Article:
Once anchored at this point we can go down to the island of Espalmador, for which we only have to swim a few metres from the boat until we set foot on the sandbank that separates Espalmador from Formentera. The water is waist-deep along the entire length of the sandbank.  From the sandbank, we only have to walk a few metres until we reach the beach. It is worthwhile to walk along it until you reach the owners' house, it is a unique beach. At the end of the bay and next to the owners' house there is a path that leads to the mud baths. These are clay pools where you can enjoy a free and highly enjoyable beauty treatment. 

Espalmador is within the Ses Salines marine reserve, and is therefore an area of special protection as we have already mentioned. You will see on the beach that access to some dune areas is forbidden in order to protect the dune biodiversity, which is particularly vulnerable. Respect the indications and enjoy this marvellous spot.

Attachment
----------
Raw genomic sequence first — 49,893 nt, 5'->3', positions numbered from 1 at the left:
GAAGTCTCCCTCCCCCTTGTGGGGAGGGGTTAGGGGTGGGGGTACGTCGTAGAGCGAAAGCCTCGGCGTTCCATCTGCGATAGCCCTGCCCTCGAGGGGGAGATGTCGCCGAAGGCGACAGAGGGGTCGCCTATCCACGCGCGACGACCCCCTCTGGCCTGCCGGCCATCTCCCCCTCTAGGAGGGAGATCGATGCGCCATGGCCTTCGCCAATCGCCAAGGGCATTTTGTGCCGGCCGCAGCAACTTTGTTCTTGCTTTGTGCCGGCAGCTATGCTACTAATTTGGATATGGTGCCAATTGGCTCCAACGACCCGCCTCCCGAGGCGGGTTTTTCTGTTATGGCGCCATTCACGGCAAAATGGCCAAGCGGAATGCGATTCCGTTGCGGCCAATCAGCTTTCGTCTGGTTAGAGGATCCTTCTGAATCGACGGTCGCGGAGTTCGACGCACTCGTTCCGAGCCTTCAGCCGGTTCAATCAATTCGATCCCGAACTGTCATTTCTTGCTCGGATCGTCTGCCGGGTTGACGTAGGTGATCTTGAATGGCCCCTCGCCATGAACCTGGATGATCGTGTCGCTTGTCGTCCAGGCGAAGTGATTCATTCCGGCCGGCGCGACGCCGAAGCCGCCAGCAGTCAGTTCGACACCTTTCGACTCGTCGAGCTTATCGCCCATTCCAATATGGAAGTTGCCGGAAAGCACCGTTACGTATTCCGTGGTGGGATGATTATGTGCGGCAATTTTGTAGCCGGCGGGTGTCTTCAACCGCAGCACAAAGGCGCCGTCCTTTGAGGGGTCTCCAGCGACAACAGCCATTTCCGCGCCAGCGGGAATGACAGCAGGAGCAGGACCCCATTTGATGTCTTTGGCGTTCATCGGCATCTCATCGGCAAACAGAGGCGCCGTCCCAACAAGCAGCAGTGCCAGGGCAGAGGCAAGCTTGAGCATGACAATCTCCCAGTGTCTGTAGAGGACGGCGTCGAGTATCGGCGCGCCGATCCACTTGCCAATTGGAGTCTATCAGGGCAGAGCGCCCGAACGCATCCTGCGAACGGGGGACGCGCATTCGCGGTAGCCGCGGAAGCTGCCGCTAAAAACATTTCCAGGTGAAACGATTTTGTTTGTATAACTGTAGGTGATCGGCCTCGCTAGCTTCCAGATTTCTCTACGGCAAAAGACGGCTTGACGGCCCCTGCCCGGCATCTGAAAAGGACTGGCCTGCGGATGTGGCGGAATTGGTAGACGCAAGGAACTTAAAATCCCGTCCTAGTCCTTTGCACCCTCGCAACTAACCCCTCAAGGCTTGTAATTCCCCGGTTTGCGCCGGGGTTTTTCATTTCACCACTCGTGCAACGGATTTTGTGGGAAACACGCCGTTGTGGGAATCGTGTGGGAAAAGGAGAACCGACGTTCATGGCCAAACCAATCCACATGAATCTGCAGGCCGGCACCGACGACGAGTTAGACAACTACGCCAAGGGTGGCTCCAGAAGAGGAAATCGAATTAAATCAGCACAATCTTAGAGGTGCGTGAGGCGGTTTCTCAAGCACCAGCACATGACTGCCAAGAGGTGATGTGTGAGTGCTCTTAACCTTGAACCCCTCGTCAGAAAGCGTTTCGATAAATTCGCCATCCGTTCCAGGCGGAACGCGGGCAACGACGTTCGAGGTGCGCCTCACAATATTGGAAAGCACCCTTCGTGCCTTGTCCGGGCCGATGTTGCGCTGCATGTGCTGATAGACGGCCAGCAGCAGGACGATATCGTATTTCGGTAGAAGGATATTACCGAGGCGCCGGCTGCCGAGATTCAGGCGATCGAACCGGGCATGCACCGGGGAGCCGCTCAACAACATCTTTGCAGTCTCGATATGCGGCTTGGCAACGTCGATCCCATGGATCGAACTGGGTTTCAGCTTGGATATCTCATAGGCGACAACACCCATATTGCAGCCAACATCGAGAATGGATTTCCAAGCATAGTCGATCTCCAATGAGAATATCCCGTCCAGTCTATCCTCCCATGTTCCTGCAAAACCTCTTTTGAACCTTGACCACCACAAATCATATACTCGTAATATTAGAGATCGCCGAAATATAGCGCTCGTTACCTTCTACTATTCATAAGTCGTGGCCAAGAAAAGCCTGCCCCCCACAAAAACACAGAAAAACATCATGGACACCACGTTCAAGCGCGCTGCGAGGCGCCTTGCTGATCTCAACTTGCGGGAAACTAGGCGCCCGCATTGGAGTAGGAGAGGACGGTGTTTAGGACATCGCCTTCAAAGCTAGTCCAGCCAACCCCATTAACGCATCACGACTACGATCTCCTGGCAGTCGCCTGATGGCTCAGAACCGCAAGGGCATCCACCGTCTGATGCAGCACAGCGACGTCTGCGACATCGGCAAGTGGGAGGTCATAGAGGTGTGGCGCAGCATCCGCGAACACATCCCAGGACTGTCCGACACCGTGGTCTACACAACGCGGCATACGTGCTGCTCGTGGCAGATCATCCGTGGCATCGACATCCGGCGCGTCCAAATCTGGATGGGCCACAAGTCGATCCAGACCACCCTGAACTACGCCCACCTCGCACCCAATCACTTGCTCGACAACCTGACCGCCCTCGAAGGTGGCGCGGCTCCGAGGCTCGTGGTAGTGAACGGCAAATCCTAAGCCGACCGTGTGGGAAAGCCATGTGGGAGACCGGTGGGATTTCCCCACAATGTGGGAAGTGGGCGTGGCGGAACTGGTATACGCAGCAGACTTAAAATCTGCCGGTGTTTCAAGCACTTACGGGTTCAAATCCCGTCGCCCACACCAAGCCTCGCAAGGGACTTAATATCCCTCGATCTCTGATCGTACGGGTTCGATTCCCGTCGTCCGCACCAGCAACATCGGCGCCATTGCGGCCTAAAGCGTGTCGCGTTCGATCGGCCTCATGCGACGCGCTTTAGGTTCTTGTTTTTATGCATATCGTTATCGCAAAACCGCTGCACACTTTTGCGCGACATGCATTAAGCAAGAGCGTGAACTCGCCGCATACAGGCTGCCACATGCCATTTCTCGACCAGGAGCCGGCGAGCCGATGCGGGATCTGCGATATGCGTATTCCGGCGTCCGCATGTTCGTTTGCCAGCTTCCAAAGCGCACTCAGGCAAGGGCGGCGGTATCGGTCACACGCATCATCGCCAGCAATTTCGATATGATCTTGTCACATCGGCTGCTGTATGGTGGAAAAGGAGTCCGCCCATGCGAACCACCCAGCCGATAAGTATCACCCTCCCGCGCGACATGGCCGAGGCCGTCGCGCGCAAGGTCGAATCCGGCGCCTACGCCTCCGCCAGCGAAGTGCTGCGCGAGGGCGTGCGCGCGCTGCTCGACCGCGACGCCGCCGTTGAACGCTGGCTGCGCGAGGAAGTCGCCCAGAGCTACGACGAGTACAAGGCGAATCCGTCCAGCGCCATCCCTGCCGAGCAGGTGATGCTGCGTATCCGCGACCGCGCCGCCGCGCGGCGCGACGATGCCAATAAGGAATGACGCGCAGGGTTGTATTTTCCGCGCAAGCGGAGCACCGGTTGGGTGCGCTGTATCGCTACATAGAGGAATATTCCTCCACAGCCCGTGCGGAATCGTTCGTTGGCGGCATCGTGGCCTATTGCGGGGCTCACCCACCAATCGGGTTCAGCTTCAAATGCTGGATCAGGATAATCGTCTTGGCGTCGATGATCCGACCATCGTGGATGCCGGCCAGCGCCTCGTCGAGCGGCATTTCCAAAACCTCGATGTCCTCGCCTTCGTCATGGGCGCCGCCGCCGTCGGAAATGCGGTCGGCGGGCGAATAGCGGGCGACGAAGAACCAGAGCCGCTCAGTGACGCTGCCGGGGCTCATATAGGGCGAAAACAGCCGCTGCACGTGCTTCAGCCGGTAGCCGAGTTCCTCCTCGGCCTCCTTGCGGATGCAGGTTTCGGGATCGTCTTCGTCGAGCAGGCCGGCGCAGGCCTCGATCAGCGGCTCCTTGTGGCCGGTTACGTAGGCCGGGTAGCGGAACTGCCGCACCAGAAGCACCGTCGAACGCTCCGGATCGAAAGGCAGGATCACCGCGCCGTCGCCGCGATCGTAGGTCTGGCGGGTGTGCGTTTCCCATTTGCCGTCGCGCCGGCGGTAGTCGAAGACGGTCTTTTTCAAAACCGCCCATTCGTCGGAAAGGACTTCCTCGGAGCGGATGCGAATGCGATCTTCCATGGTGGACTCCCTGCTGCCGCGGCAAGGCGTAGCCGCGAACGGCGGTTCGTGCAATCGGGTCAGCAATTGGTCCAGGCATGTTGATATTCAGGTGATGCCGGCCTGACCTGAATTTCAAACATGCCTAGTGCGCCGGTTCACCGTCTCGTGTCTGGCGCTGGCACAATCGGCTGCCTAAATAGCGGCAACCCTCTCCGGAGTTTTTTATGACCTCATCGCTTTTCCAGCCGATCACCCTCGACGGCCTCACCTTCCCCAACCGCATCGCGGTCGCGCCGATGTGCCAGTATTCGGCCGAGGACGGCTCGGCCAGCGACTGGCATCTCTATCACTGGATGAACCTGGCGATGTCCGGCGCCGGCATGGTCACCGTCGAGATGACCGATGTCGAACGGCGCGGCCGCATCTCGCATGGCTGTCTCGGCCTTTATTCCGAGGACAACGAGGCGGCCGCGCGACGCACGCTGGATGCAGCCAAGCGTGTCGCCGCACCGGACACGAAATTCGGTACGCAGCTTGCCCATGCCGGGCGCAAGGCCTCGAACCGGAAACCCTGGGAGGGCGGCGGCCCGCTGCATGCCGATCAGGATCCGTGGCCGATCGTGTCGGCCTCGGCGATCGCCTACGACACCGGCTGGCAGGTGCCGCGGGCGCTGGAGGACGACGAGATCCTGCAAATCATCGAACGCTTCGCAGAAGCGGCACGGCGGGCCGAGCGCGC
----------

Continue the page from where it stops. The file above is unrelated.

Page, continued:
Espalmador faro

Espalmador-Ses Illetes

The second anchorage point is the beach of Ses Illetes (Formentera), where most of the boats stop. The reasons are well known all over the world: calm and crystal clear turquoise blue waters, enviable climate and magnificent restaurants. Here you can enjoy the dreamlike waters and the best restaurants on the island. There are plenty of restaurants where you can enjoy a delicious local fish or a succulent seafood paella. All the restaurants in the area are already prepared and they have a dinghy service to pick you up from the boat and take you ashore for lunch. If you want to eat in one of the restaurants in Illetas or Cala Saona, you will have to book well in advance as they are usually full every day in summer.